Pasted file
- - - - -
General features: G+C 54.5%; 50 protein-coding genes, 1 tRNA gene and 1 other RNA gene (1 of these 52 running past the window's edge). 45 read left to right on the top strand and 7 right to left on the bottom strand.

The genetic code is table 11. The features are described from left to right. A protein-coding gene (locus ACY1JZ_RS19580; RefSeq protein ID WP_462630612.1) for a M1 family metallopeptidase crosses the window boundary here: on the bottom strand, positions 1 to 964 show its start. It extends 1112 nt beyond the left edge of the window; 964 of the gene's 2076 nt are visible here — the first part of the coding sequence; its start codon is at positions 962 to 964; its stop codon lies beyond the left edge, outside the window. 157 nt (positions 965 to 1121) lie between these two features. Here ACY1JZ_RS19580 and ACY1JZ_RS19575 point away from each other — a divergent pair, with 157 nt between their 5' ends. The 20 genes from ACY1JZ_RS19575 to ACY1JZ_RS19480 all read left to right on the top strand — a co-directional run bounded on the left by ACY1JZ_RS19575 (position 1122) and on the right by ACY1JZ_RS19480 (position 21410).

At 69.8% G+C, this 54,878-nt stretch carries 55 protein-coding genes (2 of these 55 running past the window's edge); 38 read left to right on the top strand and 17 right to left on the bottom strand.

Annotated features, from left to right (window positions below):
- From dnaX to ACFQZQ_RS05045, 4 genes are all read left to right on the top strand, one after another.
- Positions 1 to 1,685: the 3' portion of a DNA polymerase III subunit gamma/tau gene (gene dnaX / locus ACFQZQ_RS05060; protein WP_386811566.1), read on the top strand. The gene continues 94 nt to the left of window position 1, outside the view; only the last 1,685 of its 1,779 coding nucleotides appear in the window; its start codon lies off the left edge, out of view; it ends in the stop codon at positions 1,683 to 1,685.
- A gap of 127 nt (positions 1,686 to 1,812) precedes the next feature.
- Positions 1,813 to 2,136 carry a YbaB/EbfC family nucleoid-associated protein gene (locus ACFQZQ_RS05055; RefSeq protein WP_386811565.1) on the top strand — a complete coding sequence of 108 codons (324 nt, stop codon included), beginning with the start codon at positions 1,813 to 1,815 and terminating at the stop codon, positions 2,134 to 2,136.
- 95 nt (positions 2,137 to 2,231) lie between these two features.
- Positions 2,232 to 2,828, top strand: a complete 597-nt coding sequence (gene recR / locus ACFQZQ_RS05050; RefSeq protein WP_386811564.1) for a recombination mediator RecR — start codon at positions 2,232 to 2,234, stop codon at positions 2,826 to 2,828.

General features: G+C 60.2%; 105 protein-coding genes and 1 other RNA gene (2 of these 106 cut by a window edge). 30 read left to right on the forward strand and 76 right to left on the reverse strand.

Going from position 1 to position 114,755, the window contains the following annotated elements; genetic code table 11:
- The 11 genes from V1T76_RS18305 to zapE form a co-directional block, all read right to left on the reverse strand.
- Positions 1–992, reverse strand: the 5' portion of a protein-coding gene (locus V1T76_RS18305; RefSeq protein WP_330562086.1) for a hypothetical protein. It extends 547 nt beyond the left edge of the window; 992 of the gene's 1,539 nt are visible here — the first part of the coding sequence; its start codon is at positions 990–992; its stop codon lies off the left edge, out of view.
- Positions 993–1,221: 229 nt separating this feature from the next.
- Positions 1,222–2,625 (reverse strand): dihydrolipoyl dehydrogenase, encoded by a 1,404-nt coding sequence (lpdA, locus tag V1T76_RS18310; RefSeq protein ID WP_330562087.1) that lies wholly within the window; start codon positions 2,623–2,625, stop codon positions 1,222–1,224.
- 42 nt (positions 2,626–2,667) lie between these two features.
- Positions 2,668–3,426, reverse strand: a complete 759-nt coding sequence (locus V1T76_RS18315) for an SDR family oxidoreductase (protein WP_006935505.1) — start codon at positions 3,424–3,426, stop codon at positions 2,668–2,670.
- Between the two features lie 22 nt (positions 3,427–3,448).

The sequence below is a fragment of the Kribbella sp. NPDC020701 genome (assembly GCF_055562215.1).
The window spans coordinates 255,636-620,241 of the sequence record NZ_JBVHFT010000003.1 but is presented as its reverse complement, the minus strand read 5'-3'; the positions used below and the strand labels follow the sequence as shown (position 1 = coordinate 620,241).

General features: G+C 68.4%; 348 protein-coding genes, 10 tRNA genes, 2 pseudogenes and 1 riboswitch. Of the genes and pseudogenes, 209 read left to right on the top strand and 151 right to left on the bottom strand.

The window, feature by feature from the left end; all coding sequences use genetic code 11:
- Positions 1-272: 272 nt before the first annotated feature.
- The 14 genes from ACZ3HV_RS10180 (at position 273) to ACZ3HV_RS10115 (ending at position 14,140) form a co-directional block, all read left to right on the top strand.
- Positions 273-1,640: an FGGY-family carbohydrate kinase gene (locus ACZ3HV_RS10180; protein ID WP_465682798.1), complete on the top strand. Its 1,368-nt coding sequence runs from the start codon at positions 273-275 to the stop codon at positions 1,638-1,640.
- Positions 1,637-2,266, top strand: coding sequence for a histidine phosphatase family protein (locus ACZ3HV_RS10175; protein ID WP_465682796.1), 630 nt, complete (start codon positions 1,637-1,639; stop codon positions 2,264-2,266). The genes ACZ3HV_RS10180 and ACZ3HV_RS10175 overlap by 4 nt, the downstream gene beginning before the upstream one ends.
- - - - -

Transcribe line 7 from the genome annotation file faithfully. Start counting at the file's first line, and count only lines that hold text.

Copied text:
- A gap of 127 nt (positions 1,686 to 1,812) precedes the next feature.